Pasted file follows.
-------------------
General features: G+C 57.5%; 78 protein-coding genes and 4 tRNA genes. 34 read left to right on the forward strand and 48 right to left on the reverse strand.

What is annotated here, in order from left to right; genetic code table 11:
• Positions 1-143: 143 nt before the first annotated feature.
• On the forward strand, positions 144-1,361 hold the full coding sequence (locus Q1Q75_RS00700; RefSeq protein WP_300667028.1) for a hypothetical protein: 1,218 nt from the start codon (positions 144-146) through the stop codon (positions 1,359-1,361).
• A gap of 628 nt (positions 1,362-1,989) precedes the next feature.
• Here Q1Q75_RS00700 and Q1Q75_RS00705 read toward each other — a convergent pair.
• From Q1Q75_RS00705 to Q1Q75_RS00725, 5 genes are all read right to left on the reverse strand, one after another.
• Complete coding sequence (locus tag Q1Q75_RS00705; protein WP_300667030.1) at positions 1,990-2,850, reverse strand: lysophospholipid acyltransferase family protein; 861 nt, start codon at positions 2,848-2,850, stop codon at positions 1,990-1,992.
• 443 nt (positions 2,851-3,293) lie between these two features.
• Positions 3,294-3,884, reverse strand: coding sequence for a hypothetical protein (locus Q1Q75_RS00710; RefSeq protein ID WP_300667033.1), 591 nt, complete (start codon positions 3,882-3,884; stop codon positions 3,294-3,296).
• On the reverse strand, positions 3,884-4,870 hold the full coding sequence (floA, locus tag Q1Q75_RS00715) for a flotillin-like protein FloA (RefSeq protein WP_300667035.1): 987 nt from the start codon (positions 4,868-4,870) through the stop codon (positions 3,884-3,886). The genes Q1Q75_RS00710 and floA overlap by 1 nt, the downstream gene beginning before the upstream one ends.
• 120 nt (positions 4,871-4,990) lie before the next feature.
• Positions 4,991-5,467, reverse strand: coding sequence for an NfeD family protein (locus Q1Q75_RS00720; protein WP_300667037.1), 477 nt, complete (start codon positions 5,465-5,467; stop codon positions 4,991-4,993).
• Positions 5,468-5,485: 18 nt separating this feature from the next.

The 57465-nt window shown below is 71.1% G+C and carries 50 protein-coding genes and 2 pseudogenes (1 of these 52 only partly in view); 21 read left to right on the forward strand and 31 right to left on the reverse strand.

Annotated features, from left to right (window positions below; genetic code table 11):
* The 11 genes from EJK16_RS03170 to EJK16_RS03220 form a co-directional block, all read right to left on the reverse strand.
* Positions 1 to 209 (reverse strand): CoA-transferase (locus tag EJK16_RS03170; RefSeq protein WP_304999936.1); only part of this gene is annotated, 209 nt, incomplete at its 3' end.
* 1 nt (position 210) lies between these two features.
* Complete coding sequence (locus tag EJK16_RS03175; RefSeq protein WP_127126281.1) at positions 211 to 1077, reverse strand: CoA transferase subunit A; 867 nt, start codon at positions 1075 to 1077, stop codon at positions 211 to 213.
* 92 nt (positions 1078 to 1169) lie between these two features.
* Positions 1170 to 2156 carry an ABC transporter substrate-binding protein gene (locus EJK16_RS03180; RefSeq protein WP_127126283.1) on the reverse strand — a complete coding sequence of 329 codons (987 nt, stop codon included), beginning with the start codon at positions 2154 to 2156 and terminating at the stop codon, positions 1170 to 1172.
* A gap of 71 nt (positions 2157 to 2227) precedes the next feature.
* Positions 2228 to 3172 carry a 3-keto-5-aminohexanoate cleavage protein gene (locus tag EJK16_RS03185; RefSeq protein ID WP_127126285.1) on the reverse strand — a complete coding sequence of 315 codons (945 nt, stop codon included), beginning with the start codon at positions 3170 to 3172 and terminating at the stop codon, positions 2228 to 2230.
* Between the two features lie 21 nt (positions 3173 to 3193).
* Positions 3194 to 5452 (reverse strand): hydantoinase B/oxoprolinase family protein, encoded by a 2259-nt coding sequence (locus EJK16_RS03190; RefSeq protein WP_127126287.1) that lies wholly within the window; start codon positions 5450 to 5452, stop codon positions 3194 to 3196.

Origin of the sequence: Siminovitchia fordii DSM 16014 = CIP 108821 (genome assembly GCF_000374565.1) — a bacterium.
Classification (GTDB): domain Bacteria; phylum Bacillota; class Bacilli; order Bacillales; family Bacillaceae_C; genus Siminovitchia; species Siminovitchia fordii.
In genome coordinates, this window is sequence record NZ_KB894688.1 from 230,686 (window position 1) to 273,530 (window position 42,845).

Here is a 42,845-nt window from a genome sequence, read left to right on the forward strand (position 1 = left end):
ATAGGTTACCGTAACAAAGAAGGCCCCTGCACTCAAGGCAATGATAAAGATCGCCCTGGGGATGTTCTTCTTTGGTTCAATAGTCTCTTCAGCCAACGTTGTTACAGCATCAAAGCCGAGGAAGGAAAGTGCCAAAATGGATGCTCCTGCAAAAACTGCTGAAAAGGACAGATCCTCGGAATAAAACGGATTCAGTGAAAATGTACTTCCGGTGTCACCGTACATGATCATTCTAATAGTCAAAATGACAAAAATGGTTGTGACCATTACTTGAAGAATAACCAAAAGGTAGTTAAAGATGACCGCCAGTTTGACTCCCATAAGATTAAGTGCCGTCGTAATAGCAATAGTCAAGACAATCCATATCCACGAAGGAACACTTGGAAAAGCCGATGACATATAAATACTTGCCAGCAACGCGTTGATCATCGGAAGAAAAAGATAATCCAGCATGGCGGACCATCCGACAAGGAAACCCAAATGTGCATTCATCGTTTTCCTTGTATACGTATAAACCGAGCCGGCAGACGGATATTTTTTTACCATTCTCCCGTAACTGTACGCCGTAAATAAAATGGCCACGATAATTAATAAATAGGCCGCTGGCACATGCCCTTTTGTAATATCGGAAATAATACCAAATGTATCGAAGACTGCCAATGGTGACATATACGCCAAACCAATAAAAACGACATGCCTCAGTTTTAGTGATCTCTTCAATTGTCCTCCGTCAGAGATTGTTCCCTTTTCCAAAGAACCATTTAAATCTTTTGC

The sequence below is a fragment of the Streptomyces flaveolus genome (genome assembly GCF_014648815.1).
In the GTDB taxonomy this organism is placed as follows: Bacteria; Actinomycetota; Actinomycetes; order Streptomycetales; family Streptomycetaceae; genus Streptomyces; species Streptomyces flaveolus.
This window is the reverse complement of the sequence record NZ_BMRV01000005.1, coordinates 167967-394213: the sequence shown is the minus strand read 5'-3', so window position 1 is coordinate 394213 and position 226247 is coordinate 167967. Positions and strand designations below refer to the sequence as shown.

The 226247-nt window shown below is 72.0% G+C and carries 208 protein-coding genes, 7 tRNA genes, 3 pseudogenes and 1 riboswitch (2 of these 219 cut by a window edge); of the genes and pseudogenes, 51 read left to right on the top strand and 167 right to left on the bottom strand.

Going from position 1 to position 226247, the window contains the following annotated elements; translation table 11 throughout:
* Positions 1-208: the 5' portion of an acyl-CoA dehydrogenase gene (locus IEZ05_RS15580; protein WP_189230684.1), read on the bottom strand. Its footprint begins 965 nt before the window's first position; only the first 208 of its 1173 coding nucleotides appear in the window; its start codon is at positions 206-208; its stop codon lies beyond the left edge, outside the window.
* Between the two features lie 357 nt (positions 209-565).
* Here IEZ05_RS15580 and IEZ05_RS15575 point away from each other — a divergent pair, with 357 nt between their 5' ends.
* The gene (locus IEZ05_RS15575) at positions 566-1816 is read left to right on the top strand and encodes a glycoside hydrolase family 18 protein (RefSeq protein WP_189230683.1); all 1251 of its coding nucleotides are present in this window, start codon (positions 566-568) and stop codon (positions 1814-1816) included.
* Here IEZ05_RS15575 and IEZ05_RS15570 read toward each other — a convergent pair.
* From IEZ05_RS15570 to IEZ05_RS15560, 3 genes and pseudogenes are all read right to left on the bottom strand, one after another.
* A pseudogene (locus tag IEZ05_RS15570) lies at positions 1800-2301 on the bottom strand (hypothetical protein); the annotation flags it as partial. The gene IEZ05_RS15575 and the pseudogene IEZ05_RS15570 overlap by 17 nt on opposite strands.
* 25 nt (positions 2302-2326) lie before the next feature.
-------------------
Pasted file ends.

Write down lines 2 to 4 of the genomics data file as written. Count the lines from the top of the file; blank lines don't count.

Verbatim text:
What is annotated here, in order from left to right; genetic code table 11:
• Positions 1-143: 143 nt before the first annotated feature.
• On the forward strand, positions 144-1,361 hold the full coding sequence (locus Q1Q75_RS00700; RefSeq protein WP_300667028.1) for a hypothetical protein: 1,218 nt from the start codon (positions 144-146) through the stop codon (positions 1,359-1,361).